Part Two: Hell
[For those of you tuning in late, check out Part One: Heaven]
So, here I was with a pretty new brand and lots of places to show it off. It wasn’t going to take that! [imagine snapped fingers] to get it all up and running. I’d tweet and post and highlight my colourized self all over the place.
I’d created special detail images of my new covers – like little business-card thumbnails that I would throw onto Twitter with clever little tweets. I created collages for Facebook. I wrote a blog post to announce the rebrand [that started out just as the Heaven portion]. I had a detailed Excel file with a compiled list of all my social media places and things I’d signed up for over the last couple of years, so I knew where to update my art. I planned to use my languishing WordPress site to showcase my novels. So many well-made, well-laid plans. This rebrand thing was going to be a breeze! Right?Well . . . no. I mean, it wasn’t impossible, and I never contemplated shooting myself or throwing in the towel on it all. But so many things became problematic. Don’t think that that list of preparations was useless. Without it, I might have given up. Or taken weeks to get things done and out there to cyber-world.
Despite those preparations, I ran into some things I wish I’d had on my list. I’m sharing them with you so you might avoid them.
Thing to Do #1
Get your timing right.Timing is paramount. I’d estimated that it would take me about a day to get it done – and thought smugly how easy-peasy it would go and how few hours of that estimated day I would actually need.
What I’d forgotten was that Smashwords is my distributor to all retailers except Amazon. It usually takes a little longer for stuff to go live. [NB: This is in no way a complaint. I love Smashwords – they handle my distribution to so many retailers, I can’t even remember them all! Right there, I’m saved gazillions of hours, effort, and memory recall.]
In any event, my timing for going live was pushed back a few days [I think three] while I waited for Smashwords’ affiliates to get the new info. I checked every few hours, and once I saw the new covers appearing, moved ahead.
Everything went swimmingly.But I’d forgotten something else. Goodreads. You can’t change your cover art in GR; you have to create new editions. Then you can combine them – I knew this from past experience when adding my Smashwords and Amazon editions of my books, and combining those editions so I didn’t have all of them showing up as individual works.
In retrospect, I could have handled this myself, but as my planned timing was getting away from me, stress levels were spiking, affecting clear thinking. In any event, I turned to Goodreads Author Program Support. The librarian who helped me [Cristián] was fantastic, and everything was done within a couple of days of my initial panicked email. I was really impressed. And grateful.In short, push what’s done by others to the top of your to-do list, and base [ballpark] the rest of your timing around theirs. What you can DIY has predictable timing. What’s done by others, not so much.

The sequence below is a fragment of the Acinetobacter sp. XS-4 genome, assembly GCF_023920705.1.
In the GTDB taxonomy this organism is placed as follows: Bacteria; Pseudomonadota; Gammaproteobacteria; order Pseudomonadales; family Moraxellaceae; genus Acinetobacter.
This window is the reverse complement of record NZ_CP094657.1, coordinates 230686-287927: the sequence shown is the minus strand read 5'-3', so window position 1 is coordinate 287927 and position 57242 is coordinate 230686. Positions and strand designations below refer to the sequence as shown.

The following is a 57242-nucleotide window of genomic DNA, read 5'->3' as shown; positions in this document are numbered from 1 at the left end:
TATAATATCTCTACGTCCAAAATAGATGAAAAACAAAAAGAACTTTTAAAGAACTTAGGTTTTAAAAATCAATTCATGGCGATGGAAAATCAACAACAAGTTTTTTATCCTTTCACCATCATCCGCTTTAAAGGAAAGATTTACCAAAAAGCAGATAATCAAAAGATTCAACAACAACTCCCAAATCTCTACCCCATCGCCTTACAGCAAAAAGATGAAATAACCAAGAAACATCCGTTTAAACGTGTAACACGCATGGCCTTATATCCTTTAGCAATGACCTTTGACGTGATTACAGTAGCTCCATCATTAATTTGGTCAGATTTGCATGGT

Thing to Do #2
Don’t take on too much.In the year since my last novel, The Value of Vulnerability, was released, I’d forgotten all the minutiae of what that entails. Promotion and announcements and coaxing people to accept ARCs, and myriad other things quite aside from the actual – you know – publishing.
So what did I idiotically do? I put my new novel, Famous Penultimate Words, up for pre-order in the same week as I released my new brand.In short, don’t do this. Honestly, when it comes to your rebrand, focus on that. It took you how long to write your novel? It’ll wait a week or so longer. And your new brand will be there to embrace it lovingly.
Thing to Do #3
Don’t forget the big things.Lots of places . . . lots and lots.
The list was long, and my journey through that list became a huge philosophical question: Who am I and where have I been?And occasionally a question of behaviour: What was I doing there? Good god . . . Or, Why haven’t I been back here? Awesome site.
I thought I got everything. And just as I was settling back in pleased triumph that I had conquered rebranding, I found I’d forgotten my Amazon UK page. And my Amazon France and Germany pages. These are important bits, sitting there with my old avatar in place.
In short, double-check everything. Don't assume you couldn't possibly have missed something big, because you will. Tip: Go through the bookmarks/favorites of your browser.
Thing to Do #4
Don’t forget the little things.
|Twitter business cards|
In short, pay close attention. If you’re an SP author, especially, you’ve probably done everything pretty much on your own. That requires attention to detail. So, attention, everyone! Look at the little bits of branding dust you’ve left everywhere, and clean it up! [LOL; #Spotless]
Thing to Do #5
Be resigned that some things can't be changed.My old book covers are out there on different sites, where my books have been reviewed, promoted, or nominated for something. There's nothing I can do about that. Sure, I could approach those sites and ask that they swap out the art, but that runs the risk that they would just take it down entirely. I'd rather leave things as they stand. [Aside: There's still the ghost of my very first [god-awful] placeholder/temp cover for my first novel, hovering out there in the wilderness. I cringe on the rare occasions it pops up.]
In short, relax. You have enough stresses in your life. You've done your best. Nil satis nisi optimum.
Confession: I know of one place a specialized version of my old avatar exists. But I’m not doing anything about it at the moment, even though I can. Right now, I need to catch up on my sleep and proceed with the next stage in my career: writing another novel.
As you set up your author platform, do you make note of all the places on the Internet where you splash your brand presence? Any experience finding it all again?